The NBA has been defending its age-requirement rule -- a good rule that would be even better if another year was added -- after Congressman Steve Cohen (D-Tenn.) strongly urged the league to scrap it.
The fact that the rule was collectively bargained five years ago doesn't seem to matter to Cohen. Nor does it matter that it's good for the league, good for the fans who watch the league, and good for players currently in the league.
It's a win-win rule, yet Cohen said he will consider congressional hearings and legislation if the requirement isn't dropped from the next CBA.
It's not hard to figure out what was in the letter. It's just common sense, something Congress has struggled with for years when it intervenes in matters where it doesn't belong.
Instead of letting players come directly from high school -- which was stopped after the 2004 Draft -- the league now requires both a year out of high school and a 19-year-old minimum age requirement before a player can be drafted.
It means a little less baby-sitting that the NBA coaches must do. It means players will come with a little more maturity, and a little higher skill level if they attend college or play overseas or in the Development League for a year. It means a better product.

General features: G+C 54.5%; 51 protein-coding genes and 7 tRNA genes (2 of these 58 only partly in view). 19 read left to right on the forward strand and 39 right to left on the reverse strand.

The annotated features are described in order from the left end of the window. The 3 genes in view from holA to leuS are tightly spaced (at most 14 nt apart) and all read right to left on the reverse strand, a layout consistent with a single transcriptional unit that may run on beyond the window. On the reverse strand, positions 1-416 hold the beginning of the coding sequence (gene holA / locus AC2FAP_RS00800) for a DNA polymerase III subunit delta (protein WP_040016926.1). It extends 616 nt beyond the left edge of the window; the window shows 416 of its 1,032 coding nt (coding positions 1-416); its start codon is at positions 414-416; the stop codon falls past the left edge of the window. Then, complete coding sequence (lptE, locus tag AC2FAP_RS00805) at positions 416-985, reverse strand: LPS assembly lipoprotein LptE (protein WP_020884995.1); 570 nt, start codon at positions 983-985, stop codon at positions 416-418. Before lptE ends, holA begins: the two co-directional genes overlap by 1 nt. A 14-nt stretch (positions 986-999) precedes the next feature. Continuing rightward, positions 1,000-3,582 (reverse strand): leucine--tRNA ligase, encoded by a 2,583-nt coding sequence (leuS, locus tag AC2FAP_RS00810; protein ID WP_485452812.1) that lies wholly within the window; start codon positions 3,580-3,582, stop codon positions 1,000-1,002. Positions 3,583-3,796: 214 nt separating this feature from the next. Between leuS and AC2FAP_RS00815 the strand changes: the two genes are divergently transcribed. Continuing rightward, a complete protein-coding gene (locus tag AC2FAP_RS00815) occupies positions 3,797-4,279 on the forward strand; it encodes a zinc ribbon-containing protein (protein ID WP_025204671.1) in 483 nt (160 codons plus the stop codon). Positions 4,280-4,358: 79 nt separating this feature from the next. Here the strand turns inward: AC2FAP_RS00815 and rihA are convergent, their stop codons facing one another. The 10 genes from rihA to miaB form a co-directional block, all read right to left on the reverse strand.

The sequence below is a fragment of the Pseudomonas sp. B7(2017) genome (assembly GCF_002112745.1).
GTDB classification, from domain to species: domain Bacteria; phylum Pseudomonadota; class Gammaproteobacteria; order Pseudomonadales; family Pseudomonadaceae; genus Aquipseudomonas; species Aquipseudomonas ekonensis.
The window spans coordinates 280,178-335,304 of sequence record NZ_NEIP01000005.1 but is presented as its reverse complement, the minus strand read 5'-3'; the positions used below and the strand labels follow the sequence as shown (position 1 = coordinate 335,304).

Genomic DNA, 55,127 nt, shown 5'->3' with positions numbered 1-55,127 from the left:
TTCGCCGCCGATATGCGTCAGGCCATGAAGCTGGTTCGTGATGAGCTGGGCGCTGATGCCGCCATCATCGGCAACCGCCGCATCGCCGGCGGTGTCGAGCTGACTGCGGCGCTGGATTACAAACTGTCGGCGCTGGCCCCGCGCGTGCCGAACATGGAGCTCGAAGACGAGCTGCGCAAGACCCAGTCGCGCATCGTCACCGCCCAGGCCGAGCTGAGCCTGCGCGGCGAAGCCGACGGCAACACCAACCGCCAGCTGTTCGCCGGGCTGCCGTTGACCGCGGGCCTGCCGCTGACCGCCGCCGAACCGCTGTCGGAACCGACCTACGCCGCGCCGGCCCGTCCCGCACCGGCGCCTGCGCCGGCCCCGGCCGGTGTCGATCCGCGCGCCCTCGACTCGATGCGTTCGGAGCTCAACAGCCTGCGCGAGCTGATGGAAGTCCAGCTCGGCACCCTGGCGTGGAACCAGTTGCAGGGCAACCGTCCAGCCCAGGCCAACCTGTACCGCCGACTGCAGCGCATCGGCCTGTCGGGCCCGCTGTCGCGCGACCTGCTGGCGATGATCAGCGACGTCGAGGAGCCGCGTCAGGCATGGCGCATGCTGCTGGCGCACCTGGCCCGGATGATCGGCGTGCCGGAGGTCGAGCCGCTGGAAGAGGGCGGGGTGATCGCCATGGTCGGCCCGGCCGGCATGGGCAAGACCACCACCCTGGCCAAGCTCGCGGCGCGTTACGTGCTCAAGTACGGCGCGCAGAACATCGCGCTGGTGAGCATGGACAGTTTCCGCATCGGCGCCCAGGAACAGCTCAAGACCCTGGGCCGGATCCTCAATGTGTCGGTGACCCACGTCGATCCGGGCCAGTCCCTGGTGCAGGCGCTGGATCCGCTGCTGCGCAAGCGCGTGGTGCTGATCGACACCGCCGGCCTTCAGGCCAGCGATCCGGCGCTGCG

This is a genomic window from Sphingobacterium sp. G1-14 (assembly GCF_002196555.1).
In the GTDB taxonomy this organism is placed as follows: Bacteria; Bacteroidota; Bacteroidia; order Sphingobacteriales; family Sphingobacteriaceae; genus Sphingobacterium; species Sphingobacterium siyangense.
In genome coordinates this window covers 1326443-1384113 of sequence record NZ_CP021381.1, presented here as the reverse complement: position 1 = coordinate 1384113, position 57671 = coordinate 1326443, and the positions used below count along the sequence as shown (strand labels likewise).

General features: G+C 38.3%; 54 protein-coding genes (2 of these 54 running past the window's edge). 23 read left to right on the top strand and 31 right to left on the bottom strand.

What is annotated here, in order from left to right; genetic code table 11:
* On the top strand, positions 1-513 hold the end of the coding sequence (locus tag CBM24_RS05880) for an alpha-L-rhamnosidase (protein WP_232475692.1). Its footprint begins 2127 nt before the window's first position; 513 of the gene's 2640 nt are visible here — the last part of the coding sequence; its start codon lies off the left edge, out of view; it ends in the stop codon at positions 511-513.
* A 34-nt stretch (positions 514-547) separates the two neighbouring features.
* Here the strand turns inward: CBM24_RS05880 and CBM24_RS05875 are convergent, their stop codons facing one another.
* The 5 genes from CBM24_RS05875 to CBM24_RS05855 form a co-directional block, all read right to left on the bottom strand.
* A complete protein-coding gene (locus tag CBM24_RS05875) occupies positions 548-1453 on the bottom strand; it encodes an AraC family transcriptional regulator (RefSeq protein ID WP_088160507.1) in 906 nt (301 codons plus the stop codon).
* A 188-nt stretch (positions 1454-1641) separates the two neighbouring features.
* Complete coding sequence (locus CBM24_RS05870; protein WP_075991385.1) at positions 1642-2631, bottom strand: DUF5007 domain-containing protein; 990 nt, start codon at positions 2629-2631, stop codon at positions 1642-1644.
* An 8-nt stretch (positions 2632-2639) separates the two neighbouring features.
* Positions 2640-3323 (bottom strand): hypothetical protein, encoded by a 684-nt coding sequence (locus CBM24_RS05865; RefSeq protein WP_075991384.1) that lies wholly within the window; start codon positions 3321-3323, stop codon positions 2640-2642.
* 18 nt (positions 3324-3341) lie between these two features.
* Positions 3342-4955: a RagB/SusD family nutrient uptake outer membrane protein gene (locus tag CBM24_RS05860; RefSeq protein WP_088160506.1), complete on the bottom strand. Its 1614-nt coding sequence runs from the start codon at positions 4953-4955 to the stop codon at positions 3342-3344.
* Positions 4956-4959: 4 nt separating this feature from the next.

Yes, the best players in the league today -- Kobe Bryant, LeBron James, Kevin Garnett, Dwight Howard, etc. -- came directly from high school, but if you remember, three of those four weren't much fun to watch that first season because their fundamentals were poor. It would have been better to have them learning the game at Kentucky, North Carolina or Duke.
James doesn't count in this argument because he's a once-in-a-lifetime athlete. He was great from the start. The lack of an age limit worked fine for a number of guys, but it hurt the quality of basketball. It produced too many mistakes, either players who could have benefited from a year or two or three in school, or teams that would have benefited from another year evaluating the skill level.
The fact is that the league executives haven't made as many mistakes evaluating talent since the rule took effect in 2005.
If there was an age limit, Kwame Brown (No. 1 in 2001), Darius Miles (No. 3 in 2000) and Darko Milicic (No. 2 in 2003) would not be considered such disasters because their flaws would have been exposed before they got to the NBA. They would not have been taken in spots so high.
Although the NBA Players Association will act like it wants the age-limit eliminated when negotiations begin, that's only to bargain something else in return. Even it knows the idea is a good one. Raising the age to 20 would be even better.
Too bad a politician can't figure it out.